So why I bought it? The same Old Error, the “One day I will” syndrome:

“One day I will create my personal site, then… who knows? Maybe I will develop my personal blog engine?“.

Jesus… what an incredible amount of free time.

Having a personal web site at the time was cool? Don’t know, maybe not that much like in the mid-90nties, but not uncommon as it’s today. Keep in mind I’m not a freelance, I’m pretty sure that this can be important for a guy who need to sell itself as a company.

But for me this has been a waste of money. I never used the PHP support apart some basic stuff, I don’t have anymore any FTP access configured (the service deleted my last ones years ago automatically after security issues that hit other users)… and I don’t want it anymore.

But every year, in the renewal period, I ended saying “Ok, maybe next year”.

Laziness and procrastination.


During one of my evaluation of new blogging service I also looked back to blogger itself, going into “settings” to see new features.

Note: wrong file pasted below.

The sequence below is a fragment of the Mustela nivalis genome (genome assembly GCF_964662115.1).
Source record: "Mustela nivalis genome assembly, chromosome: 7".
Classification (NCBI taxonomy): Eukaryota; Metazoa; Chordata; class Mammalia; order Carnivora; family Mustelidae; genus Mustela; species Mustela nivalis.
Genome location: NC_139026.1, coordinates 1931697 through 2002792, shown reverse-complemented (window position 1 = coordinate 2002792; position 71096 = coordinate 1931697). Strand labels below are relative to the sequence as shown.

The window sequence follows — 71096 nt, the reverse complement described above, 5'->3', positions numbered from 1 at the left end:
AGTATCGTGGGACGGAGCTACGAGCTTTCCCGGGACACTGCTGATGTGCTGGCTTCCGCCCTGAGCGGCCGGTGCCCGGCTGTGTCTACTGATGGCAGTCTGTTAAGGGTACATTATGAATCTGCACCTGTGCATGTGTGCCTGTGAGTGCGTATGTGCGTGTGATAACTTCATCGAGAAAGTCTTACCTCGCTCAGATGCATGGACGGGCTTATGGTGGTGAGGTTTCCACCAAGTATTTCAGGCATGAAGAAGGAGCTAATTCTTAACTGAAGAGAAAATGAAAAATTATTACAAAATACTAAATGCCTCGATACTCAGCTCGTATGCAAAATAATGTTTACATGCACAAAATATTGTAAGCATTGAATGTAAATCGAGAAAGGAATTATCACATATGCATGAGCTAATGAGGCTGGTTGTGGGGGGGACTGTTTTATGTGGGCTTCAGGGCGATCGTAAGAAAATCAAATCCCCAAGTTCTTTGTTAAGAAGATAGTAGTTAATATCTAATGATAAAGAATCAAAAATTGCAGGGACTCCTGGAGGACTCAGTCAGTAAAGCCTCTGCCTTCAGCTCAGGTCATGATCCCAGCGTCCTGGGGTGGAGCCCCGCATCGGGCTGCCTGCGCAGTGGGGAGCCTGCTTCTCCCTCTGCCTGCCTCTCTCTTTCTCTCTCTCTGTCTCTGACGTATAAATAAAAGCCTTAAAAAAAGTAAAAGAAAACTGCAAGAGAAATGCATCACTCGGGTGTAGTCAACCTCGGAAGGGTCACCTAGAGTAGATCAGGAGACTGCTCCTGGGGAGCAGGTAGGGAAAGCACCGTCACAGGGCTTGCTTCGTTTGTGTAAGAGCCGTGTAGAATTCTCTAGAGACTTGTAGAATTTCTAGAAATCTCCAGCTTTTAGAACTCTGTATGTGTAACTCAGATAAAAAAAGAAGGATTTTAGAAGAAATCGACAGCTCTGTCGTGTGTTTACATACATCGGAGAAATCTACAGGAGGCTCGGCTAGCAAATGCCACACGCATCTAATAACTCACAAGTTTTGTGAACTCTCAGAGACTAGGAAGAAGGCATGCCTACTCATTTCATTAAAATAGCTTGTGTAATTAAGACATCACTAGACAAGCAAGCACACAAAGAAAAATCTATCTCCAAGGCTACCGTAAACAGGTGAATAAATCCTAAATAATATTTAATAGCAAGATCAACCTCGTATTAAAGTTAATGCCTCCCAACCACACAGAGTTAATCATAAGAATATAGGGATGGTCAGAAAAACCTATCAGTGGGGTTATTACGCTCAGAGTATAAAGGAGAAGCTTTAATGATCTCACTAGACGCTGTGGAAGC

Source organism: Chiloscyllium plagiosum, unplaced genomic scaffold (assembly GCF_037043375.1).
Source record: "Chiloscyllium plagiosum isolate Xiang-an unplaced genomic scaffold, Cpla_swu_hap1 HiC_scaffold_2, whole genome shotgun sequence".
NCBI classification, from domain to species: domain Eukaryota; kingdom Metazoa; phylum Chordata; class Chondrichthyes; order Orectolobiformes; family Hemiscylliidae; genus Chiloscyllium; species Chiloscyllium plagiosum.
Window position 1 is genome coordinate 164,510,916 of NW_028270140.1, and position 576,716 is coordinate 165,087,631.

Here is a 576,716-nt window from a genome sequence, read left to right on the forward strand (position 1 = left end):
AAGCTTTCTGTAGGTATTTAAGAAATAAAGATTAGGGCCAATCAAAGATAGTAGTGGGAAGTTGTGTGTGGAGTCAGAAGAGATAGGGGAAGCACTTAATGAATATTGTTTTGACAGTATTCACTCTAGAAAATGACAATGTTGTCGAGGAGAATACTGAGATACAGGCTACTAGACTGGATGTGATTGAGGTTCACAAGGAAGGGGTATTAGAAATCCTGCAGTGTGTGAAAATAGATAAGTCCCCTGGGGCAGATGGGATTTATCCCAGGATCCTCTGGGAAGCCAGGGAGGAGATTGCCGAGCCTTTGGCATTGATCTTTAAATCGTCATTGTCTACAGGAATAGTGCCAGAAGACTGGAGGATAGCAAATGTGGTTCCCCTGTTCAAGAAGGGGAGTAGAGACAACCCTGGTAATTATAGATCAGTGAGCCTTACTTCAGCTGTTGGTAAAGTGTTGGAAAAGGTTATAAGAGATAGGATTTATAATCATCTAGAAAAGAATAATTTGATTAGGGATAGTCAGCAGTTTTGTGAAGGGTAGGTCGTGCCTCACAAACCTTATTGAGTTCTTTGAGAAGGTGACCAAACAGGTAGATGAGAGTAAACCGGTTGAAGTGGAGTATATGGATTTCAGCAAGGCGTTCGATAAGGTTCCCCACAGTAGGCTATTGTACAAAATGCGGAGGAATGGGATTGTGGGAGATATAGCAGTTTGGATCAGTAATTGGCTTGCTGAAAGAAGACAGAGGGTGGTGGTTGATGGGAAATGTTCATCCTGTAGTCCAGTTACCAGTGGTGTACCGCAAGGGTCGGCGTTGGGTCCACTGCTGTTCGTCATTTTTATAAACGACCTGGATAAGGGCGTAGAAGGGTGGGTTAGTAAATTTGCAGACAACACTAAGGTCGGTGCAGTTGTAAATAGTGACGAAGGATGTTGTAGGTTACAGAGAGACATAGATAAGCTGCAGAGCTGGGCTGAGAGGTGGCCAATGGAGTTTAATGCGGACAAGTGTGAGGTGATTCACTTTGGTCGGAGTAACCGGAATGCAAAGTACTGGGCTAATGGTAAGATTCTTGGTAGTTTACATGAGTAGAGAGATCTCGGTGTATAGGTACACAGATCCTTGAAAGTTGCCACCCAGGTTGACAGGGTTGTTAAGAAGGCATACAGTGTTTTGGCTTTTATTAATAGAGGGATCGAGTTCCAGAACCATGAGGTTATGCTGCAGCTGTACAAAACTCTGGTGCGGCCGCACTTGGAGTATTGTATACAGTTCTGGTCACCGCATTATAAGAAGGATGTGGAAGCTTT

At that point I found the SSL support.

“Well… in facts my blog is still on plain HTTP. We live in the ages of Letsencrypt so I’m sure my provider will give me an SSL cert without carrying additional €“.

So I asked for it. This is the reply from the service (translated from italian):

Linux development hosting solution currently active do not include free SSL.

If you like to proceed you should buy an SSL cert, you can find additional information here:

So… I need to may 70€ (+ VAT) at year for having SSL? Really?

This made me really angry. I need to stop giving money to those people.

The Personal Email Problem

What in the beginning I considered really cool was having the personal email address using my domain! Everybody on The Internet™ already knew me as ”keul” so why not having something that ended with “”?

Great idea!

…until you start using it as login name for important services and you are bound to it forever.

This is my main problem: I’m literally throwing money out of the window, but I fear to leave this email address.

So… let say that the domain (and mail service included) is a necessary evil for now.

I want it all